Preventing Blindness from Diabetic Eye Disease and Diabetic Retinopathy in Armenia

Diabetic retinopathy is the leading cause of blindness throughout the world. In Armenia a little more than nine percent of the three million people have diabetes — about 270,000 — all at risk for diabetic retinopathy and blindness if their diabetes is not controlled.

Statistically, of the 270,000 diabetics in Armenia, one-third or 33 percent have diabetic retinopathy — 90,000 people. And of these 90,000, one-third — 30,000 — have vision threatening diabetes and require treatment. If they do not receive treatment they will go blind.

To prevent blindness from diabetic retinopathy in Armenia the EyeCare Project launched an innovative new Diabetes Program in Armenia funded by the World Diabetes Foundation (WDF). With a three-year grant targeting low-income individuals in Armenia, the WDF grant enables the Project to treat patients throughout the country with diabetes-related eye disease — screening up to 270,000 Armenians and providing advanced care for those in need. Our mission: to prevent diabetic eye disease through prevention and early intervention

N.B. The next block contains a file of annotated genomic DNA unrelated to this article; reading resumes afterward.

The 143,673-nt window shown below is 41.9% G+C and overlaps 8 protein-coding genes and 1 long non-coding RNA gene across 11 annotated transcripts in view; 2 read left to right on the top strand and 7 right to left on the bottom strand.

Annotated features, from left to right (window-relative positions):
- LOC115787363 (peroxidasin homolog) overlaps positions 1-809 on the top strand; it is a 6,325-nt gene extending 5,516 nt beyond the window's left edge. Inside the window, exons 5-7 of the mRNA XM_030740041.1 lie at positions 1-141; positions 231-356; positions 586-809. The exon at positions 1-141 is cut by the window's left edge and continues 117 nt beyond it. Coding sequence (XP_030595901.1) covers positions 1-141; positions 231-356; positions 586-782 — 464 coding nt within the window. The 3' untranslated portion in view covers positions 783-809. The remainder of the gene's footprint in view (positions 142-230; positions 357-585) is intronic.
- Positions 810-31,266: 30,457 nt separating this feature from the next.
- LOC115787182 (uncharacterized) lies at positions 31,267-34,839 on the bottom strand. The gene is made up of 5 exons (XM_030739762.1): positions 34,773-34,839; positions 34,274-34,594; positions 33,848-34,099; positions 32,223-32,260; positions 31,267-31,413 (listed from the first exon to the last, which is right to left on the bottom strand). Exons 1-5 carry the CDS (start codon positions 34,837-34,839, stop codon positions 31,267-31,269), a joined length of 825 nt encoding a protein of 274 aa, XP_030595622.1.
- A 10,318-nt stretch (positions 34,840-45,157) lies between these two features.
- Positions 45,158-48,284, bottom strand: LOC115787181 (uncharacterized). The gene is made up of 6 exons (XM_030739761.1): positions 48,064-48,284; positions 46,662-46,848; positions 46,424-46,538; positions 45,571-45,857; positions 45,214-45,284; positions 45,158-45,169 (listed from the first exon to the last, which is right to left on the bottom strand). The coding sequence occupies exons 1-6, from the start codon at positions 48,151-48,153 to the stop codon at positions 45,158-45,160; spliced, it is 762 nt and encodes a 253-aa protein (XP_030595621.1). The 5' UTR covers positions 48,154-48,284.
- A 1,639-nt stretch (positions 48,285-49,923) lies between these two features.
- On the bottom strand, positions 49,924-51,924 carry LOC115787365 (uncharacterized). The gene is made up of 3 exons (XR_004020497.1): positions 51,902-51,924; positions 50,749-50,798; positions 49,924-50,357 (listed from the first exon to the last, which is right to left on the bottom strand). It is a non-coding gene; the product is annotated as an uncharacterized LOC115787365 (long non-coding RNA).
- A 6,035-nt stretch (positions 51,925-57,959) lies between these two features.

Using a retinal camera all persons in Armenia with diabetes, including those with diabetic retinopathy, will be screened annually by a retina team, comprised of Armenian physicians trained by the EyeCare Project through fellowships at major U.S. medical institutions. They will photograph the retinas of all diabetic patients and record any changes. These photographs will then be evaluated for signs of eye disease and referred for treatment if needed. Those that show vision threatening disease— “graded” 1-4, 4 worst —will be scheduled for laser treatment. Any person identified with diabetic retinopathy will be treated before it is too late to prevent blindness. The Project’s goal is to screen every diabetic in Armenia and to provide early treatment to prevent blindness.

In support of the Project’s Diabetes Program LDS Charities, the humanitarian arm of The Church of the Latter-Day Saints, has donated two $45,000 lasers enabling the Project to treat diabetic eye disease with a laser procedure following diagnosis, which will prevent vision loss and ultimately blindness.

Through its intensive prevention and early intervention retina program utilizing retina cameras and software, the EyeCare Project will demonstrate that cost-effective prevention and early intervention programs will eliminate the 80 percent of all cases of avoidable blindness, specifically diabetic retinopathy and the 8,000 cases in Armenia.